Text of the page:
Chess960 is a great way to really expand your chess skills and get to play the game again as if it were the first time. It eliminates the option for players to simply fall back on configurations they know to be effective and react to what’s on the chessboard, coming up with a good solution on the fly. You don’t need to sit and try to remember a certain defense, you just need to analyze what’s happening now and react to what you see on the board. This type of play style makes for a very dynamic and interesting to watch chess league, since all of their official games are played in this fashion.
PRO Chess League
The “PRO” in PRO Chess League stands for Professional Online Rapid chess league, which tells you a lot about how this league operates. Formerly known as the United States Chess League, or USCL, they have now opened up entry for international teams to compete. They have seen a surge in interest and enrollment since then, and in only the second year after making the change have already had to limit the number of teams that would be allowed into the league. In the first year, anyone was allowed to apply, but now in the second season, qualification requirements are much higher to prevent the feeling of chaos that pervaded the first season. In season 2, only the most highly skilled players will be competing to avoid clogging the schedule with too many matches.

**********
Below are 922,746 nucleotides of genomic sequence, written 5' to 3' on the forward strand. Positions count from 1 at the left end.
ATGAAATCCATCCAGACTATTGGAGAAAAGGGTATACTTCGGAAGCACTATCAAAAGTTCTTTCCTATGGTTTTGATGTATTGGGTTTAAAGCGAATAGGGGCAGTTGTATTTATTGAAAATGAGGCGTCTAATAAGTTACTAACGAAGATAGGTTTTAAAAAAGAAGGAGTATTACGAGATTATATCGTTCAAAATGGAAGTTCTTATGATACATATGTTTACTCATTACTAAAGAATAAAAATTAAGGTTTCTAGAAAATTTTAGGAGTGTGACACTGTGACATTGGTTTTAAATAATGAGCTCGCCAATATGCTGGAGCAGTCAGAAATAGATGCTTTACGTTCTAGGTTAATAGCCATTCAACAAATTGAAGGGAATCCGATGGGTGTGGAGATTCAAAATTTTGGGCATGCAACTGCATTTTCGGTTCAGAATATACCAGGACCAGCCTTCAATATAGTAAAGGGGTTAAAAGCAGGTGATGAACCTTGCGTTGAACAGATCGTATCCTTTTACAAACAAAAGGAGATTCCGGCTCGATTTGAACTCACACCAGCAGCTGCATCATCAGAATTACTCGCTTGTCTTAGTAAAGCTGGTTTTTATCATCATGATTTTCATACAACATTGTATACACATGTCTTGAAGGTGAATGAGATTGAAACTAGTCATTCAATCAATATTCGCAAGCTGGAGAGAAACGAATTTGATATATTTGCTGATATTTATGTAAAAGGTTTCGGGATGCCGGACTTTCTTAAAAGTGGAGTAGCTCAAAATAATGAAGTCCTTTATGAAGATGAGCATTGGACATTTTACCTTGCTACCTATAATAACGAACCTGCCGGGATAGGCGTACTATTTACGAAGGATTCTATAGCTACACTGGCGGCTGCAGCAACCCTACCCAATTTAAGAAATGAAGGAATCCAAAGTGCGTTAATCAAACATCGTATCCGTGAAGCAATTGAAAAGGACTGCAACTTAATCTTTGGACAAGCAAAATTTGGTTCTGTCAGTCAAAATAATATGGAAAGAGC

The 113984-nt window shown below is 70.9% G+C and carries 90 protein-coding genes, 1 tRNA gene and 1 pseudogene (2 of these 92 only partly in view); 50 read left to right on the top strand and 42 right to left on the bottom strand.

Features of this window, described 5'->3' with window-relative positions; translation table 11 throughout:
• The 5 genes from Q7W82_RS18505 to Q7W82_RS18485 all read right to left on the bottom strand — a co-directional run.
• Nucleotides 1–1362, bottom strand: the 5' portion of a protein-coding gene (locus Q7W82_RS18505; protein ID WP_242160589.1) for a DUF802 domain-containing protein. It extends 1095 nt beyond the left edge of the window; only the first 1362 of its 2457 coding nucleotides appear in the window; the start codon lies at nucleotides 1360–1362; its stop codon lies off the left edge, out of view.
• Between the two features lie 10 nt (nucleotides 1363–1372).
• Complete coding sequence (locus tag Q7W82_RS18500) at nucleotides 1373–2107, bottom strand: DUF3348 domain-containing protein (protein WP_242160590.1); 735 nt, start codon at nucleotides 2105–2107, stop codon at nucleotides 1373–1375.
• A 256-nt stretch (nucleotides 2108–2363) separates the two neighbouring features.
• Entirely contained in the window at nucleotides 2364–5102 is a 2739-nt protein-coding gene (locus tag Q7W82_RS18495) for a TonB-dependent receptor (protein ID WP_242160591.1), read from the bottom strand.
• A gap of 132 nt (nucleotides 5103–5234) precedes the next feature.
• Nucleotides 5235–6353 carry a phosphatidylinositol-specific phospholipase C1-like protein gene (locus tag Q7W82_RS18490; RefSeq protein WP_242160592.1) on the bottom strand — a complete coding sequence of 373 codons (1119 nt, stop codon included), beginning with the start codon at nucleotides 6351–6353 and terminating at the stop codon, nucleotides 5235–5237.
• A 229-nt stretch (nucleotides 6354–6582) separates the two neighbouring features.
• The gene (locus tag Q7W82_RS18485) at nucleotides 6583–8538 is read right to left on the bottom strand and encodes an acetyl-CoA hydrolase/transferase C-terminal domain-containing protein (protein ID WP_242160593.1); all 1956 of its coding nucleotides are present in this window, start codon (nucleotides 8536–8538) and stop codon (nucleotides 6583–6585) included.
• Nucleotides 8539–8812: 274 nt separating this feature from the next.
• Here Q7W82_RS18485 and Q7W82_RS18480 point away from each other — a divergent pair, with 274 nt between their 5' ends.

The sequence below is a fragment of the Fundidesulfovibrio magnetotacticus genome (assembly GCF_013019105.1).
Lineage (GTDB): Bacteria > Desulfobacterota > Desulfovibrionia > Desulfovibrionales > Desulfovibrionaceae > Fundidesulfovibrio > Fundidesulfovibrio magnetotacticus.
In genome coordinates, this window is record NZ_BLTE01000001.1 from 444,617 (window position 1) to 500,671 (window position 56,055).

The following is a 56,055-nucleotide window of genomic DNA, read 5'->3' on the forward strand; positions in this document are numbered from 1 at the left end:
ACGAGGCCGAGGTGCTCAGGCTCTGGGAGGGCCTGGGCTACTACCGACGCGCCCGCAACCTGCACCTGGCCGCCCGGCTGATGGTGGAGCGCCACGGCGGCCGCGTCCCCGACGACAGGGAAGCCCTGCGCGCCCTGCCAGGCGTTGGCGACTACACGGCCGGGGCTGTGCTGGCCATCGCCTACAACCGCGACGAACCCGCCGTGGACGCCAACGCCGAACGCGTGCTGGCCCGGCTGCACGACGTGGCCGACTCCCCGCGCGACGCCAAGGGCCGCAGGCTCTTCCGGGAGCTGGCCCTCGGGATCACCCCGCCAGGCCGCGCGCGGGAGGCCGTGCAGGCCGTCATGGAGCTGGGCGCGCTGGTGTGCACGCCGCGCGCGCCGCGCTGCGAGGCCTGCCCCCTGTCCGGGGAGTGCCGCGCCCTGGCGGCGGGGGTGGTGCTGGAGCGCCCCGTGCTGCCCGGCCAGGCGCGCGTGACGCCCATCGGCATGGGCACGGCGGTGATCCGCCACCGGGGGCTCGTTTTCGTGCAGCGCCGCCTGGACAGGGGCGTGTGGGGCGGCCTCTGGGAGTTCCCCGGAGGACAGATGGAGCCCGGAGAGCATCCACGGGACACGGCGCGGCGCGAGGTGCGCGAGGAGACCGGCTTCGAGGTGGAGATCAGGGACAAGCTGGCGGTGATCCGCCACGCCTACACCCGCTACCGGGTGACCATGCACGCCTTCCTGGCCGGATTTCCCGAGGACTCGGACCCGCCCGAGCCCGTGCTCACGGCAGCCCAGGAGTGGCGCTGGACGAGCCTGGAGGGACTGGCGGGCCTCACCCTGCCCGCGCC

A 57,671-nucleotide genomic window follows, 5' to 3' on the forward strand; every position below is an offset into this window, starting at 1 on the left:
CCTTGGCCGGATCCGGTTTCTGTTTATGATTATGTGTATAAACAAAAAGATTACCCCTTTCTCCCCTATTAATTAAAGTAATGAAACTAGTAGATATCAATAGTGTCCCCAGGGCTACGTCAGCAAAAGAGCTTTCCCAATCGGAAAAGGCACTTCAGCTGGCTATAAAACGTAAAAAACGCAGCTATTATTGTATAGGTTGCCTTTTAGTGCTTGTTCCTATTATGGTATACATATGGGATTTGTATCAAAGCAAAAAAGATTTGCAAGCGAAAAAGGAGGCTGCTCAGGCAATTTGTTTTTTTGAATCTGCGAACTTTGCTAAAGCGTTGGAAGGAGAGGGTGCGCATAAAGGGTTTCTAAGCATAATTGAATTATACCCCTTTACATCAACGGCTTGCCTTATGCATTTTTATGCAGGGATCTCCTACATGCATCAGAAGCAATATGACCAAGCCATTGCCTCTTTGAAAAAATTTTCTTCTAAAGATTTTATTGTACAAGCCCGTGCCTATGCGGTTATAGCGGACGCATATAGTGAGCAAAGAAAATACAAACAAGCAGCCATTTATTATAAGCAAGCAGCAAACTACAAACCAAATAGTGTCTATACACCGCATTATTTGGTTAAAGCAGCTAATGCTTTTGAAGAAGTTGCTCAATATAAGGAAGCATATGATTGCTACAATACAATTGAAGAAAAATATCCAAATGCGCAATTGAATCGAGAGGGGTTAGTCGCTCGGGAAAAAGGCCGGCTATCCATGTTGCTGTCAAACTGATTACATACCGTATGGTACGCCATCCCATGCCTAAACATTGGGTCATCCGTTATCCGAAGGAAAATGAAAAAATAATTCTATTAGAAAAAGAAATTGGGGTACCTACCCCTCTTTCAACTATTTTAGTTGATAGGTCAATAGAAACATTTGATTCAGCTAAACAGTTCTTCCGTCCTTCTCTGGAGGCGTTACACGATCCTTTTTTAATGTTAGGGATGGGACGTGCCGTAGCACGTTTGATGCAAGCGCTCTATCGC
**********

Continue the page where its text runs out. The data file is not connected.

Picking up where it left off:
This league currently contains the 2 top highest rated active chess players in the world – Magnus Carlsen and Wesley So. They also have an active following, both online and in person. The PRO Chess League is a very energetic league that generates a lot of interest in the professional chess world and even makes up its own impromptu team chants. At times, watching PRO Chess League games is like being at a rowdy football game! This is a very popular league with many players and even more fans.
Both of these popular leagues have a presence in cities across the world. If you’re skilled enough, it’s possible that you may be able to find a team to compete with at your local branch of these leagues. Or, if not, you can always go in as a spectator and learn some new skills.